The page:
"The Clemson Family" is a popular phrase that is used often. To outsiders, it may seem overused, but to those who are a part of it, it is a true descriptor of the power and beauty of the bond that Clemson Tigers share. It can also apply to those families with multiple generations of Tigers, and senior offensive tackle Mitch Hyatt belongs to one such family.
Not only is Hyatt a current starter for the football team, his uncle, Dan Benish, was also a starter during his time on the Clemson football team, however, Benish played defensive tackle. The two share a special bond, not just as Tiger players, past and present, but as uncle and nephew.
"We are really close," said Hyatt. "He has always helped me through everything. He has a lot of experience, so I’m taking what he’s learned and his knowledge to help me make decisions.”
According to Benish, his relationship with Hyatt has “ebbed and flowed through the years as Mitch was growing up.” However, Benish echoed Hyatt’s sentiments of their close relationship.
“When he was younger, he didn’t have much of a father figure, so I was that role and I was his coach," explained Benish. "Now, as he’s gotten older and has matured through his career, it’s more of an advisor role and still an uncle cheering him on.”
Hyatt and Benish also share another special connection...national championships. Benish was a member of Clemson’s 1981 national championship team, and Hyatt was a member of the 2016 national title team.
“It was surreal," said Hyatt. "Being there in 2015 and getting back there in 2016 and finishing through and actually being able to win it all, it was a surreal experience, because seeing how all your hard work paid off...it was awesome.”
Benish shared similar sentiments on his championship experience.
“At that time, it was something that was never done before, and we were cutting new ground. It was kind of unexpected. We knew we were a good team, but starting the season out, we weren’t ranked. The expectations weren’t there. The hard work and the hope and all that stuff was there, but the expectations were to go out and take one game at a time and see what happens. And one game at a time led to 12 victories and a win over Nebraska. It was a special time for me and my teammates.”
It was also special for Benish to see Hyatt be a part of his own national championship team. For Benish, seeing Hyatt’s love of the game grow into completed dreams with a scholarship and starting as a first-year freshman was also special, but it all culminated into the championship.
“It was truly a special moment when he won that national championship, because it’s something I’ve told him, that you can’t explain it to anyone what it feels like to do something like that, but when you do it, you’re going to know exactly what I was talking about. He told me that he had that moment where at the end of the game when they were lining up just to kill the clock, on that last play he said, ‘That’s what my uncle was talking about.’ It was really something special, especially him telling me that.”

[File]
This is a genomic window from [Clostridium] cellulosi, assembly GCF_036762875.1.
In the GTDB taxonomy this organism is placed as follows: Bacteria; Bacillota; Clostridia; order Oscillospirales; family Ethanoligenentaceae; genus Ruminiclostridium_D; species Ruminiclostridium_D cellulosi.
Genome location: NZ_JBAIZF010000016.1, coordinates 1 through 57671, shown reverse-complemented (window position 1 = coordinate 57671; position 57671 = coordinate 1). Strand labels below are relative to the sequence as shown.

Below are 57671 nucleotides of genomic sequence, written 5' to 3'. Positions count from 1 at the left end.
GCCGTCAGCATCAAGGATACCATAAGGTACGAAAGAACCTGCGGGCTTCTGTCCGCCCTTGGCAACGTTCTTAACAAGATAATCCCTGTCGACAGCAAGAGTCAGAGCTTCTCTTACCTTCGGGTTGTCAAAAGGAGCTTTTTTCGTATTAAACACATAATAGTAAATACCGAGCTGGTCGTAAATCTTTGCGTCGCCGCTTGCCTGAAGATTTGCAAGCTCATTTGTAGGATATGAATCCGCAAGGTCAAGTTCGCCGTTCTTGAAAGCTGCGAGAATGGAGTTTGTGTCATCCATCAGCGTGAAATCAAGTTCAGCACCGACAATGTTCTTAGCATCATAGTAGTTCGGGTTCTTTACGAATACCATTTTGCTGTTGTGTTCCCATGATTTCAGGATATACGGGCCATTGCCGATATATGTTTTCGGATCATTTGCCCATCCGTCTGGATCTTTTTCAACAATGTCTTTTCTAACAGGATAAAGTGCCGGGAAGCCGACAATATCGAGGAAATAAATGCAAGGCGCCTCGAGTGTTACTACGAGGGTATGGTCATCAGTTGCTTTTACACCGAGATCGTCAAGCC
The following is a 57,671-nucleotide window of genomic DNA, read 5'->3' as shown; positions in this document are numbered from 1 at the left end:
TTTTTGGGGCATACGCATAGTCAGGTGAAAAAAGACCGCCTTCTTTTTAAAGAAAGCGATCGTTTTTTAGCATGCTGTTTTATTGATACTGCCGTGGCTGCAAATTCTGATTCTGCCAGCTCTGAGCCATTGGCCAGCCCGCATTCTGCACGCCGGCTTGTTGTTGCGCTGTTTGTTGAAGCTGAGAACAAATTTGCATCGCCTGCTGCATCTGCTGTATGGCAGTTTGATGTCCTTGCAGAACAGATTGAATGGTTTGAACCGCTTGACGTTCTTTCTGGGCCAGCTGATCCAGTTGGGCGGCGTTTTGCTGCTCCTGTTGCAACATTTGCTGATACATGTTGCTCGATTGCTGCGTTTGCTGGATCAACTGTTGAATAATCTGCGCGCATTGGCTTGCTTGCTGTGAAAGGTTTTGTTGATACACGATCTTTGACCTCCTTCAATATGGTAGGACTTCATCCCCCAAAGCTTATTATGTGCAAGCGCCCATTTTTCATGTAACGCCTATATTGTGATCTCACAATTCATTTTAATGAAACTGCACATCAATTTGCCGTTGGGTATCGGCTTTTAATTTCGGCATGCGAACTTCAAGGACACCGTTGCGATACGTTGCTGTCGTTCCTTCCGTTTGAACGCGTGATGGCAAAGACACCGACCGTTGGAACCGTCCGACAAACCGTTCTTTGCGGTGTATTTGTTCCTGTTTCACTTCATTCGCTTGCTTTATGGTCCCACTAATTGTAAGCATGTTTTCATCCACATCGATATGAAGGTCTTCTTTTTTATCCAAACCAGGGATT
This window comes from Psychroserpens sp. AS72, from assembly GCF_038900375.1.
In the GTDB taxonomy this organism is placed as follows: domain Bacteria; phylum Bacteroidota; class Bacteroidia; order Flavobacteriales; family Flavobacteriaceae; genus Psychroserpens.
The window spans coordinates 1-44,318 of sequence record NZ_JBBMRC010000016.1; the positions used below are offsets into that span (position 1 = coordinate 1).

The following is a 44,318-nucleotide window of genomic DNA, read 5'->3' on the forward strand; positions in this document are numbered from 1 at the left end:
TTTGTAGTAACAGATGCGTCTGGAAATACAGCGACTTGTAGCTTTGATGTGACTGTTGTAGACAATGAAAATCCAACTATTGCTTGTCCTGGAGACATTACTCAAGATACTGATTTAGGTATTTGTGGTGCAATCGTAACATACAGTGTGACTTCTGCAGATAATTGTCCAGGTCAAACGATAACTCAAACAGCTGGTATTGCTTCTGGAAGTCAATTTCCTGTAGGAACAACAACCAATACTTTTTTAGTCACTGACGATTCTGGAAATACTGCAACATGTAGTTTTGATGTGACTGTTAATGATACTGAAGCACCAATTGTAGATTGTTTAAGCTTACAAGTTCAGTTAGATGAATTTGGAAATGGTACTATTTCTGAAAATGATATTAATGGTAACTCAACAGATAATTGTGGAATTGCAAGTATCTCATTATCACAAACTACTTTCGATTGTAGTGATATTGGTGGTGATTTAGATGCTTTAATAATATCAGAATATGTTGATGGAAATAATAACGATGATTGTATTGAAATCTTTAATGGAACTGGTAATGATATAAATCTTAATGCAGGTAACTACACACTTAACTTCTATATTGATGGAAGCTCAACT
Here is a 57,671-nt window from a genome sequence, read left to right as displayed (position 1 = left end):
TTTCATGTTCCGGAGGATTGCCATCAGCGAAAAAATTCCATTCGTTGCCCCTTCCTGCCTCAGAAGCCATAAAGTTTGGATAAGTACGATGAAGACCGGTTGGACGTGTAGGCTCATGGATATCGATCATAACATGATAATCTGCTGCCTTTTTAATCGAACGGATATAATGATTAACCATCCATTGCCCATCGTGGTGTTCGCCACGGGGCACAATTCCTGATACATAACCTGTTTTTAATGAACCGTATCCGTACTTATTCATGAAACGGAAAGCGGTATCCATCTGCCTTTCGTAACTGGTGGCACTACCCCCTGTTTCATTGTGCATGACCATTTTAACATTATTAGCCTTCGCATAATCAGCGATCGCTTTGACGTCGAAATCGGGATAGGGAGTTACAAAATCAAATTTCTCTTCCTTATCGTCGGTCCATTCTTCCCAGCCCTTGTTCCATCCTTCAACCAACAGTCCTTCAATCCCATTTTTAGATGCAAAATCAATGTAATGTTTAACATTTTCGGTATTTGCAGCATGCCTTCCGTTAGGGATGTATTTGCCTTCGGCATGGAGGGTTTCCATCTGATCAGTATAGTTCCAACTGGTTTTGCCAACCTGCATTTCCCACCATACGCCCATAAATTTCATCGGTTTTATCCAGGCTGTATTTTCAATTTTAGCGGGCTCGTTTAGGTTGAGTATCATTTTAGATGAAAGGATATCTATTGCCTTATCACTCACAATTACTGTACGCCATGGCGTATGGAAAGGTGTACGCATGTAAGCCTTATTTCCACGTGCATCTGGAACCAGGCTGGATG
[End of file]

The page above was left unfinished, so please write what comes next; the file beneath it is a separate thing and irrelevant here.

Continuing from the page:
Though the two can agree on many things, from how great football is to their love of Clemson, there is one major area of disagreement between them...which championship team is better. Hyatt naturally believes his 2016 team is the better team, stating that if the two teams played, his 2016 squad “would definitely win.”
Benish, on the other hand, unsurprisingly gives the edge to his 1981 championship squad. For Benish, it is no indisputable, stating his team would win in a game and is better.
“Hands down...it’s not even close. I told Mitch he couldn’t have blocked us. They play patty ball up here these days. They don’t line up with their hands in the dirt and come flying off the ball like we used to. They had a good team, but it was nowhere close to us.”
Though Hyatt is part of a Clemson football family, he quickly made a name for himself during his freshman season, starting on the offensive line immediately. Hyatt earned the first of his three All-ACC selections that season, moving up from third team his freshman year to second team the next year and first team as a junior. Hyatt has also captured multiple All-America selections from various outlets, including two different first-team freshman All-America honors.
Hyatt spoke fondly of all of the honors he has received, but he was also quick to deflect praise to his teammates.
“It’s always nice to get recognized. I always know it’s not just me. I’ve always had some guys next to me helping me out, especially Taylor (Hearn) and Eric Mac Lain my freshman year. Those guys were really a big part of me getting those honors. It’s good for me, but also for them.”
Outside of football, Hyatt likes to play disc golf, especially with his roommates, and he also plays the ukulele. This skill was actually discovered after he planned a beach trip with some friends.
“They said, ‘We should get a ukulele and learn how to play it.’ So we got a cheap one, learned how to play it and I ended up being the best at it. And my mom ended up getting me a pretty nice one, and I play it whenever I’m in the mood. I’m actually not great at it, but I know what I’m doing.”
As for the 2018 season, Hyatt is excited for what the team is capable of and has learned from the team’s disappointing loss to Alabama in the Sugar Bowl that ended Clemson’s 2017 season.
“We have a lot of guys coming back and guys coming back just to show what we can do this year. It’s going to be a lot of fun to see where this team goes. After that game, it showed that we can get beat on any given day, and we need to come to play every game.”
The 2018 season looks bright for the Tigers and Hyatt, who is returning for his senior season. He has excelled on the gridiron and is right at home as a member of the Clemson Family, which truly runs deep.